04.9.2014 | By Mariana Dussan |
One thing is for sure no culture is pure. As the years go on, humans look to migrate to new homes and/or incorporate new skills from different cultures into their own. This mixture of backgrounds and identities, have given rise to a phenomenon called Spanglish, not only seen in the U.S. but also in Latin America and other parts of the world.This true marvel is not only heard in everyday conversations, but it also has a strong presence in music.
In celebration of this impure blend of societies, I have gathered some of the best Spanglish tunes – not those that have one word in English and Spanish and the rest in the other language, but those that take the time to use both predominantly.
From the hits, to the unknowns, to the unexpected ones, here are the 10 best Spanglish jams (in no particular order):
10. Leslie Grace – “Will You Still Love Me Tomorrow”
“Will You Still Love Me Tomorrow” is an original song recorded by The Shirelles in 1960 and the remake set of the singing career of Leslie Grace ablaze making her the youngest female artist to peak at No. 1 on Billboard’s Tropical songs and Latin Airplay.
9. Prince Royce – “Stand By Me”
“Stand By Me” is a classic 60s RnB by Ben E. King and in 2010 Royce made sure that every Latino in the U.S. knew it thanks to his Spanglish rendition. So whether you know just Spanish, just English or both, this is a song everyone can sing along to.
8. Carlos Vives – “Carito”
Back in 2001 Colombian singer Carlos Vives made us go wild with his Spanglish “Carito.” The song tells the story about his love for his English teacher to whom he can’t confess his feelings to because of the language barrier. This danceable vallenato is surely one for the ages.
7. The Clash – “Should I Stay or Should I Go”
For how many years have you rocked out to “Should I Stay or Should I Go” and never realized that the background mumble was actually Spanish?! This 1982 No. 1 hit by the English punk rock band, The Clash, is one of the most unexpected Spanglish songs of the bunch, but just for that, one of my favorites.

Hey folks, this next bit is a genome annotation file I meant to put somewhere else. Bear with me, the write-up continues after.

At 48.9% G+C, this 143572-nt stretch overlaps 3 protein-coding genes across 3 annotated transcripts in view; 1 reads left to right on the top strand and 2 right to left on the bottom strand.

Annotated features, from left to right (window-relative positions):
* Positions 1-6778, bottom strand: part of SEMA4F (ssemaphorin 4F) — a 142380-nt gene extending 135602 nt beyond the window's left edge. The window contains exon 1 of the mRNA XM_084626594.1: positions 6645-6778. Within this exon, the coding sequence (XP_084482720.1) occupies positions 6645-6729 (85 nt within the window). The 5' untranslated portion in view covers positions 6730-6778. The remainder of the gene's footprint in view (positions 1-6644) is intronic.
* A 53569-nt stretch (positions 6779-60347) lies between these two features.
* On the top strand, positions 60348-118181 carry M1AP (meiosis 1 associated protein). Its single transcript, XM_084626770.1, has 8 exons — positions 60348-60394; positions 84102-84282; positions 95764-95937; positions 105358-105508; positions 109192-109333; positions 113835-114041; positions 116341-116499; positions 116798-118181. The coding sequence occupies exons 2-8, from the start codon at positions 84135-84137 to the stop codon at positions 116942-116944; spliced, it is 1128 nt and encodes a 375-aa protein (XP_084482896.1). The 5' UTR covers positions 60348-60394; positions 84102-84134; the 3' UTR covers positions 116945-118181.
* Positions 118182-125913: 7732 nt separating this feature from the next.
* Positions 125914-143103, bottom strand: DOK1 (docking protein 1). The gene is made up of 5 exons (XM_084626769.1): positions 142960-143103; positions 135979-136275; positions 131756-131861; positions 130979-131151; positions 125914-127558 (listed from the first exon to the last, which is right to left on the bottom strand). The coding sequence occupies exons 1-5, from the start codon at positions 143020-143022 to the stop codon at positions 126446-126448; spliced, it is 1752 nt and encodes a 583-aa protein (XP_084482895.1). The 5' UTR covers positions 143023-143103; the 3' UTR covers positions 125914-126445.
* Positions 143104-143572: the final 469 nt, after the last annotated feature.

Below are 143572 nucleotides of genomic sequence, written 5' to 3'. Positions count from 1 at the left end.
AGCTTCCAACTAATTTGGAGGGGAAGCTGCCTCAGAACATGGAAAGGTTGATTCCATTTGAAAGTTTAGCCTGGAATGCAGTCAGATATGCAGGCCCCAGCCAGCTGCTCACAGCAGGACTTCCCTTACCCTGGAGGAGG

“I’m singing all the Spanish verses on that, and I even helped translate them,” said Texas musician and friend of the band Joe Ely during a 2012 interview with Songfacts. “I translated them into Tex-Mex and Strummer kind of knew Castilian Spanish, because he grew up in Spain in his early life. And a Puerto Rican engineer (Eddie Garcia) kind of added a little flavor to it.”
6. Romeo Santos – “Promise”
Back in 2011, Santos also decided to add a little RnB flavor to his bachata by bringing in one of the biggest names in the modern era, Usher. In 2011, he released “Promise” as the second single for his solo debut album, “Formula, Vol. 1,” and made even the non-bachata lovers fall in love with the genre.
5. Sie7e – So What”
In 2013, the Puerto Rican singer-songwriter Sie7e sent out his positive message through the Spanglish tune “So What,” which tells us to simply be optimistic even with the day-to-day problems we all face. Unfortunately, you probably haven’t heard this song since because it wasn’t widely promoted, but I’m telling you, this Latin-reggae-funk fusion is pretty addictive and just the perfect feel-good song.
4. Pitbull – “I Know You Want Me”
In 2009, Pitbull came charging with “I Know You Want Me,” which made the singer an international hit. Although the video leaves something to be desired, it’s fair to note that this is one of the songs that fully embodies the essence of what Spanglish is – not only the mixture of two languages, but also of different cultures – because it’s a remix of the Brazilian song “75, Street Brazil” by Nicola Fasano and Pat Rich, which originally sampled “Street Player” by Chicago, which is a remake of “Street Player” by Rufus and Chaka Khan.
3. Mellow Man Ace – Mentirosa
Back in 1990, Cuban born rapper Mellow Man Ace, took hip-hop to the next level with “Mentirosa” a true Spanglish hit and the second track of his debut album, “Escape From Havana.”
2. Molotov – Frijolero
Of course if we’re talking Spanglish, political issues are also part of context and thanks to Mexican rock band Molotov, they are not only brought to light, but more like thrown in your face. In 2003 they came out with “Frijolero” a racially charged song about the Mexico-U.S. border. That year, the song won a Latin Grammy for Best Video.
1. Los Lonely Boys – “Heaven”
In 2004, the American Chicano rock trio had all of us asking: “How far is heaven?” with their Spanglish hit, “Heaven.” This Grammy award-winning tune is an infectious and unpretentious groove that not only mixes languages, but visually shows the blend of Mexican and American cultures.
What did you think of our picks, is there another song you would add to the list? Share your thoughts in the comments below.